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Tobacco is addictive and users need help to quit

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Tobacco is highly addictive because tobacco products deliver nicotine rapidly to the brain.  Current users require repeated internventions and multiple attempts to quit.

Tobacco is addictive and users need help to quit

Tobacco cessation’s role in tobacco control

Tobacco is highly addictive. This is mainly because tobacco products deliver nicotine rapidly to the brain. Nicotine addiction leads to powerful urges to use tobacco, in order to relieve the adverse mood and physical symptoms caused by abstinence. Tobacco dependency is a chronic medical condition requiring repeated intervention and multiple attempts to quit.

Most tobacco users want to quit but it can be hard to do so. The Global Youth Tobacco Survey (1999–2008) found that 71% of students aged 13–15 in the Eastern Mediterranean Region who smoke want to quit. However, few services exist to help them do so, and only 16% of teachers in the Region are trained to help students avoid or stop using tobacco, according to the Global School Professionals Survey (2000–2008).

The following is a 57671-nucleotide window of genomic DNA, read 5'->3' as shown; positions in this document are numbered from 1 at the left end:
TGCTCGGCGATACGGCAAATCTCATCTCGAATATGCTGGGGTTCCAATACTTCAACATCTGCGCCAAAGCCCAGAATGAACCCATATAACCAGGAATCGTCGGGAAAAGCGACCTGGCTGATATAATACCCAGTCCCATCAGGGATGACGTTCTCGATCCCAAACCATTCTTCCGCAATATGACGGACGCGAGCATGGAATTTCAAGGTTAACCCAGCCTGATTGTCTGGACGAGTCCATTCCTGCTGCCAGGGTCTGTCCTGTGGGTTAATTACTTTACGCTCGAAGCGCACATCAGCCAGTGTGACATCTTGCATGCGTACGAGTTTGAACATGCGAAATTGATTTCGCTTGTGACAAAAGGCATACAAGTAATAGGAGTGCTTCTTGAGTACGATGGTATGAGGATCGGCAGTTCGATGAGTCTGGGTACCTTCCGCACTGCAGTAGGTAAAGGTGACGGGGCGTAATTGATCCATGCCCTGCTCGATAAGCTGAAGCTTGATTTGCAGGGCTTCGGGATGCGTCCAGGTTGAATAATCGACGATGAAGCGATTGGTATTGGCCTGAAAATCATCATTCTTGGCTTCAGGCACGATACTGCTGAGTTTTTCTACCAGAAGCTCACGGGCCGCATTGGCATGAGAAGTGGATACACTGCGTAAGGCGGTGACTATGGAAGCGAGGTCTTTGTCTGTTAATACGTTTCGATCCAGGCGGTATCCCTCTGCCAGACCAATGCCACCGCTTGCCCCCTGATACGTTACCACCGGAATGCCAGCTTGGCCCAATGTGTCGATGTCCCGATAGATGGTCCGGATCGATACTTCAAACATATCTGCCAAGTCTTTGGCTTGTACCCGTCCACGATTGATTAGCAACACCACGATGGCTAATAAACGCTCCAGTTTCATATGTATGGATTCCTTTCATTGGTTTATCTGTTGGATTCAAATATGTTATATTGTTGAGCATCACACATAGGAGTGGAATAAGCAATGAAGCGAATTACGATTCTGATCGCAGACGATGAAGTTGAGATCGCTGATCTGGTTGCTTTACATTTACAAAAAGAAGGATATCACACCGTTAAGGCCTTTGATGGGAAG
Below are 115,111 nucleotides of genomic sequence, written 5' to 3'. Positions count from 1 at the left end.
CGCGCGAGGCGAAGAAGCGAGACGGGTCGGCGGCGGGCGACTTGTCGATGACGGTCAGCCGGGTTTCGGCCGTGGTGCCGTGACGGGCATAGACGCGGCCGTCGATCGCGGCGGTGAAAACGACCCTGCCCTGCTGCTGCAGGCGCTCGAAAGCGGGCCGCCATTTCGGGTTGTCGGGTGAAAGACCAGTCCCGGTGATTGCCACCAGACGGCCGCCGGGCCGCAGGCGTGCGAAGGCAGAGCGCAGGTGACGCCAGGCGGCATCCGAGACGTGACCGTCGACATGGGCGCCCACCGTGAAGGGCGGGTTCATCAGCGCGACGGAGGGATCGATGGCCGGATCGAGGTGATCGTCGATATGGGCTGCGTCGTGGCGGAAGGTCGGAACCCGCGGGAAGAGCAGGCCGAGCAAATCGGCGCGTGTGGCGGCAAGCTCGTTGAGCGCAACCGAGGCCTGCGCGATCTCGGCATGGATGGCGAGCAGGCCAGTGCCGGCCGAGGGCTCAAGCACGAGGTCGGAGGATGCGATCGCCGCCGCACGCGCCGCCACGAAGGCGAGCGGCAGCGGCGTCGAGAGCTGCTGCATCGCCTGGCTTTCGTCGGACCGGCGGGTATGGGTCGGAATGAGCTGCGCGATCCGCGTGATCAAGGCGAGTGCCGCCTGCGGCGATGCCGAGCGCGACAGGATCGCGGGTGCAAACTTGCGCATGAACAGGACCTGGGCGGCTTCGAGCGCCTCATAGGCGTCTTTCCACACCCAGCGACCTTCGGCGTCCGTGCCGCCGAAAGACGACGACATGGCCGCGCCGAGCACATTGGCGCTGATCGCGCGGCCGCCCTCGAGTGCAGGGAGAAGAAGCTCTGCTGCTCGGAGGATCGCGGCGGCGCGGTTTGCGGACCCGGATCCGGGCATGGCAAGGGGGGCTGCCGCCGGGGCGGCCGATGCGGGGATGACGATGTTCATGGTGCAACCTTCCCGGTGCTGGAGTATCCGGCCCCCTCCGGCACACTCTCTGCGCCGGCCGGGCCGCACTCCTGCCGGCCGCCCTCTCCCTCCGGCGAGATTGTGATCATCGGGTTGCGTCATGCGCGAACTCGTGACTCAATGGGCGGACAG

Health benefits of cessation

Giving up tobacco use has both immediate and long-term benefits. These benefits apply to all age groups, even those already suffering from tobacco-related health problems. Benefits include the following:

Declines in lung function stop within 48 hours of cessation.

Within three months, walking gets easier, lung capacity increases, skin appearance improves as it loses the greyish pallor and becomes less wrinkled, chronic cough disappears and the risk of heart attack falls.

In the longer term, cessation reduces the risk of cancer, heart disease, stroke and respiratory diseases.

People who quit smoking after having a heart attack reduce their chances of having another heart attack by 50%.

Smokers who quit before developing a tobacco-related illness can reduce most of their tobacco-associated risks within a few years.

Former smokers live longer than continuing smokers, with increases in life expectancy seen for all age groups.

Quitting also has health benefits for those exposed to second-hand smoke. For example, children of smoking parents will see a reduction in their risk of respiratory diseases, such as asthma and ear infections. Cessation has benefits for reproductive health. The risks of impotence, experiencing difficulties getting pregnant, premature births, low birth weights and miscarriage are all reduced through tobacco cessation.

Cessation interventions

Tobacco cessation interventions are effective and cost-effective. They include:

Mass communication campaigns to encourage quitting. These can refer people to cessation services and telephone quitlines.